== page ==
I have been working on a Faema with the same Lambro group (Zodiaco) and have been trying to figure out the Faema design logic for that top nut and brass "metering rod " that is attached to the nut. As you know there is no mechanism to actually adjust the nut and rod. The lower part of the rod is 1/2 round and no matter what orientation it is installed the functional opening of the passage between the upper and lower TS pipes in the back of the group is the same. The nut can be shimmed higher and lower but again, when looking at it this seems to not make any difference. So I don't think the TS is adjustable with this rod and can't find any other smaller rods to install to allow a faster flow. The metering rod seems to act as a restrictor and I assume it is remove able mainly for descaling/service or replacement if it gets corroded.
Also, it may be that to manufacture the group they may have drilled from above to create the passage for the TS service and then added the restrictor rod and top cap to finish the drill hole. Just a theory.

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#8: Post by vberch (original poster) »

Doug, in your opinion, what is the optimal boiler pressure for the Lambro? What is your modus operandi for the Lambro? How long do you warm up the machine before the first shot? What maintenance schedule do you recommend for the Zodiaco group?

Any and all words of wisdom are greatly appreciated!

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#9: Post by orphanespresso »

As far as the day to day workings of the Lambro....pstat setting, warmup time etc...I am not the best source since I restored the machine and used it a few days before that feeling of falling in love set in. It now lives in South Carolina and I think that the owner has used it for a few years and could likely have a lot more to say about these things than I could.

but generally about the Zodiaco group and the old Faema group in general: The dispersion screen is shaped in such a way that it is amenable to updosing quite a bit. I usually get the best behaviour when compacting the coffee bed against the screen, leaving no space between the screen and the puck. I usually wipe out the cylinder and lubricate about once a month and change the piston seals about once every 6 months more or less. I change the portafilter gasket when the portafilter locks in at about 5;30 instead of the 6 o'clock position. These seal and gasket renewals are easy for me of course since I have a whole drawer full of them, but overall the seals are not expensive. You can tell when you need new piston seals because there will be a drip on warmup or even a leak out the top so I change them just to avoid breakdowns. Also, when I change the seals I check all of the piston face holes (clean them out) and do a general wipedown and cleaning of the piston face and body.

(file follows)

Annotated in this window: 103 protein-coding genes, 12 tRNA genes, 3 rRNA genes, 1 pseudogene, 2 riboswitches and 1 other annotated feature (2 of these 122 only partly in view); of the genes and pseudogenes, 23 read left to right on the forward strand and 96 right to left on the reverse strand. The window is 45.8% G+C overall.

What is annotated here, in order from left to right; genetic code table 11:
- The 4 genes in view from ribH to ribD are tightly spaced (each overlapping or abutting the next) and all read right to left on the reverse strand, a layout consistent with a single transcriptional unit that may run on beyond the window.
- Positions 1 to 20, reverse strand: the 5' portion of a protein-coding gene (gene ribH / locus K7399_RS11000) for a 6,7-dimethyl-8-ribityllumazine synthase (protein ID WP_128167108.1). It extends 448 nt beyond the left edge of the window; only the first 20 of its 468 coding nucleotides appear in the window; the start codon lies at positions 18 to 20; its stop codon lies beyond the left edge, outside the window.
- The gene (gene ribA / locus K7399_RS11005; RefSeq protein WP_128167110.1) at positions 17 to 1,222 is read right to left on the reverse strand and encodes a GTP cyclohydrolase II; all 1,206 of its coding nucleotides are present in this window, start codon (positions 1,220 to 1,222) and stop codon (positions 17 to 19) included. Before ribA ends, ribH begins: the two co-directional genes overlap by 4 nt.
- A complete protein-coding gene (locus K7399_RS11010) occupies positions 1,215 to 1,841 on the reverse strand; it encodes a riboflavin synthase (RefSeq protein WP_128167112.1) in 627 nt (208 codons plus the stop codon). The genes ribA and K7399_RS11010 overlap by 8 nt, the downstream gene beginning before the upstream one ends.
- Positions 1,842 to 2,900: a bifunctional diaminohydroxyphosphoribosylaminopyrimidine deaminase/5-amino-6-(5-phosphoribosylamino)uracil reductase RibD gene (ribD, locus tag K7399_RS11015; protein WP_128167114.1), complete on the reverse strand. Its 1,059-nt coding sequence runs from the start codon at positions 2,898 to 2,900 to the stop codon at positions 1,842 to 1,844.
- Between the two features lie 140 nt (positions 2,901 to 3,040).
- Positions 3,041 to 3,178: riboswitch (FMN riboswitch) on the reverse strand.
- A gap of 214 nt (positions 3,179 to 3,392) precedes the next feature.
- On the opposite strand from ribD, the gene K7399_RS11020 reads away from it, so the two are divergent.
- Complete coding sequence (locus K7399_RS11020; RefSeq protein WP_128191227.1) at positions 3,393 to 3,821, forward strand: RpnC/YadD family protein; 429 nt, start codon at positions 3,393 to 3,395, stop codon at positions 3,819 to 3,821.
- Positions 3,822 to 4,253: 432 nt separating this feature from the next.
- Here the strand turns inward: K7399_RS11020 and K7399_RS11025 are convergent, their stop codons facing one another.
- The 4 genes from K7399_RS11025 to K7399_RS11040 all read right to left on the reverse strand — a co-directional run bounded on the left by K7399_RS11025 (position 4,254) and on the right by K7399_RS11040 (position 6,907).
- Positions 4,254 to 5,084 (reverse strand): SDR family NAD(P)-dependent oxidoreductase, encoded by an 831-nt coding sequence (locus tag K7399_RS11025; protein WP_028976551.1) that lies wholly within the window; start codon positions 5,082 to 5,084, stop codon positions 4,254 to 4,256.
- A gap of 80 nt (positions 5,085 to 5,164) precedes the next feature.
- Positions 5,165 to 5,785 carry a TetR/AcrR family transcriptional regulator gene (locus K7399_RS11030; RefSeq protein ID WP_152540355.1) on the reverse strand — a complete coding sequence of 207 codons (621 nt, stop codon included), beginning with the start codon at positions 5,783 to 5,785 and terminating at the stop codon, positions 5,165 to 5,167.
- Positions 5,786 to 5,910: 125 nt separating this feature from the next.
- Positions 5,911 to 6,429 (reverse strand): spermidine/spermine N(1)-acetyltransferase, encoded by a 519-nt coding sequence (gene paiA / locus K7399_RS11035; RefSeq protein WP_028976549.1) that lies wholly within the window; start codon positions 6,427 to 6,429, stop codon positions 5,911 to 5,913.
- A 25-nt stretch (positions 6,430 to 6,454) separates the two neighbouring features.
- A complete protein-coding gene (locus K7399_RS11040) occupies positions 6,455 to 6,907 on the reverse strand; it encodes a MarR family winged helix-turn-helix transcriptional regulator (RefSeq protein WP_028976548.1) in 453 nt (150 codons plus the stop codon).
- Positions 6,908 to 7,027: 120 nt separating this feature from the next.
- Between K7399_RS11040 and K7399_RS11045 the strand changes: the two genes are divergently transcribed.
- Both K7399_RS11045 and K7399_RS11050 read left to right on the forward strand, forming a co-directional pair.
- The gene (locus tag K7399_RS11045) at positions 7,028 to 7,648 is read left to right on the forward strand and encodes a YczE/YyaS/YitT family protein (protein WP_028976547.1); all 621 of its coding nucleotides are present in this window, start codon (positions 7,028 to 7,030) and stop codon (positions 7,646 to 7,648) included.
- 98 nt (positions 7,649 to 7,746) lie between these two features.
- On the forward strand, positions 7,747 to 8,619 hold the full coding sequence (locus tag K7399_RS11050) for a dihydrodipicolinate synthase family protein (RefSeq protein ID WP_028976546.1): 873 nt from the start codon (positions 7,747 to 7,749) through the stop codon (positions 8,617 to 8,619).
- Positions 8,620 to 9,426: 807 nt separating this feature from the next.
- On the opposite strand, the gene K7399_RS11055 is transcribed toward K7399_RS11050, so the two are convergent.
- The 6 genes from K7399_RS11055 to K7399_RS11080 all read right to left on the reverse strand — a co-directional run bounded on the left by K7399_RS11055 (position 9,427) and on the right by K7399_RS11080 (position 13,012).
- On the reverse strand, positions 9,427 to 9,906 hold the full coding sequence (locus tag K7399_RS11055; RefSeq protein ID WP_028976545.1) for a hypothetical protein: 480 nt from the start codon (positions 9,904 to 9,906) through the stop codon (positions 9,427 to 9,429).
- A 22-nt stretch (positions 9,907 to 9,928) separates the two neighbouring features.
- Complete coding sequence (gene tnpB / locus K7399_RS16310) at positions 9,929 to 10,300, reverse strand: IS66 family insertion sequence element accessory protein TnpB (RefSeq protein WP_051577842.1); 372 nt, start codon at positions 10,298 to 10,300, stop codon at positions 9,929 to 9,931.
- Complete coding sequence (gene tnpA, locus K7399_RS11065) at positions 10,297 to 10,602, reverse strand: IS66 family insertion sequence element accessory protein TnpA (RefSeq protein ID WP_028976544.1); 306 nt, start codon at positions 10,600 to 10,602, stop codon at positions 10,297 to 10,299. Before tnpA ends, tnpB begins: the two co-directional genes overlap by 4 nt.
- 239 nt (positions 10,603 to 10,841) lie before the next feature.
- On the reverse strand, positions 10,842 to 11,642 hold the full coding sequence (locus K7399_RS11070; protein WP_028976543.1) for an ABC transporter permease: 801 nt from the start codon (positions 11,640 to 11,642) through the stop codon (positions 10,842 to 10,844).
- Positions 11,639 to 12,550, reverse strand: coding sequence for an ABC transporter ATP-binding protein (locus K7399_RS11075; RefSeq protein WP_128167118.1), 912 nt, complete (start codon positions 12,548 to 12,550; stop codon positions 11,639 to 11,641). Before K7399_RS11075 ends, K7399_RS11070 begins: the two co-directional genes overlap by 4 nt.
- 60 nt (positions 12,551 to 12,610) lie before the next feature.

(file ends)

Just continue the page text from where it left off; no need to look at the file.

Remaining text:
the original vintage portafilter is often too shallow to accommodate triple baskets but the new manufacture of the old style bumpy grip pf is deep enough to take a triple basket, which we prefer since we split the shots into two cups.

We have used the same Faema Velox for about 4 years and have never replaced the dispersion screen. I have wiped off the grease on the bearings and upper part of the piston rod once and relubricated the bearings and upper parts but not as usual maintenance. I have used the same lever top bumpers for the 4 years as well.

Overall there is very little maintenance to do but to keep an eye on the piston seals and pf gasket.

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#10: Post by vberch (original poster) »

Thank you very much, Doug! I really appreciate it!!!

Everyone else with Lambro experience, please chime in! I know there are more of us out there! :)

How do you use yours? What are your boiler settings? What temperatures do you prefer, anything else you feel appropriate...